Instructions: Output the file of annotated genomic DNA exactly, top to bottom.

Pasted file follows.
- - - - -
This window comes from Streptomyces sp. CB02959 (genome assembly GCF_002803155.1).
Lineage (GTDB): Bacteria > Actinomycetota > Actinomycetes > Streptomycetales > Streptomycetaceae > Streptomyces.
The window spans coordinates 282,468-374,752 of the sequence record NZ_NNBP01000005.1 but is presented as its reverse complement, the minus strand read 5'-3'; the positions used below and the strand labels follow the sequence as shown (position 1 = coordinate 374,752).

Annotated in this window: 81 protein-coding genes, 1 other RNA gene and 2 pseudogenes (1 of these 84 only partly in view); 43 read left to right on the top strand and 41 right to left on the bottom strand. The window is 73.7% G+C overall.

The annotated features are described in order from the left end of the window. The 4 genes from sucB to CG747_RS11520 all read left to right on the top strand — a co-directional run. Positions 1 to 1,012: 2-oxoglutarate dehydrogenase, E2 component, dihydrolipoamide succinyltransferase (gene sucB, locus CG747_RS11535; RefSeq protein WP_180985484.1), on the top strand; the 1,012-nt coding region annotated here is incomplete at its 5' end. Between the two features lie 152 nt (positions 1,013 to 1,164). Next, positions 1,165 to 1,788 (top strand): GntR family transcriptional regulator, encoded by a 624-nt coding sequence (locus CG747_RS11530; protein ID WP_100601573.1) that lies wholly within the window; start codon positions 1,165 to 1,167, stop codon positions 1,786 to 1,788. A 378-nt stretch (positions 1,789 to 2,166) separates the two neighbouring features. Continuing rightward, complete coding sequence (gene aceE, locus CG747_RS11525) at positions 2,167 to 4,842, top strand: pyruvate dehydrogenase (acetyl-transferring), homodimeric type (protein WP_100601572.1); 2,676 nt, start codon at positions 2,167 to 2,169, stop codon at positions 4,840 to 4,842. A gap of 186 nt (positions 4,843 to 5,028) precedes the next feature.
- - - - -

This window comes from Streptomyces sp. CB02959 (genome assembly GCF_002803155.1).
Lineage (GTDB): Bacteria > Actinomycetota > Actinomycetes > Streptomycetales > Streptomycetaceae > Streptomyces.
The window spans coordinates 282,468-374,752 of the sequence record NZ_NNBP01000005.1 but is presented as its reverse complement, the minus strand read 5'-3'; the positions used below and the strand labels follow the sequence as shown (position 1 = coordinate 374,752).

Annotated in this window: 81 protein-coding genes, 1 other RNA gene and 2 pseudogenes (1 of these 84 only partly in view); 43 read left to right on the top strand and 41 right to left on the bottom strand. The window is 73.7% G+C overall.

The annotated features are described in order from the left end of the window. The 4 genes from sucB to CG747_RS11520 all read left to right on the top strand — a co-directional run. Positions 1 to 1,012: 2-oxoglutarate dehydrogenase, E2 component, dihydrolipoamide succinyltransferase (gene sucB, locus CG747_RS11535; RefSeq protein WP_180985484.1), on the top strand; the 1,012-nt coding region annotated here is incomplete at its 5' end. Between the two features lie 152 nt (positions 1,013 to 1,164). Next, positions 1,165 to 1,788 (top strand): GntR family transcriptional regulator, encoded by a 624-nt coding sequence (locus CG747_RS11530; protein ID WP_100601573.1) that lies wholly within the window; start codon positions 1,165 to 1,167, stop codon positions 1,786 to 1,788. A 378-nt stretch (positions 1,789 to 2,166) separates the two neighbouring features. Continuing rightward, complete coding sequence (gene aceE, locus CG747_RS11525) at positions 2,167 to 4,842, top strand: pyruvate dehydrogenase (acetyl-transferring), homodimeric type (protein WP_100601572.1); 2,676 nt, start codon at positions 2,167 to 2,169, stop codon at positions 4,840 to 4,842. A gap of 186 nt (positions 4,843 to 5,028) precedes the next feature.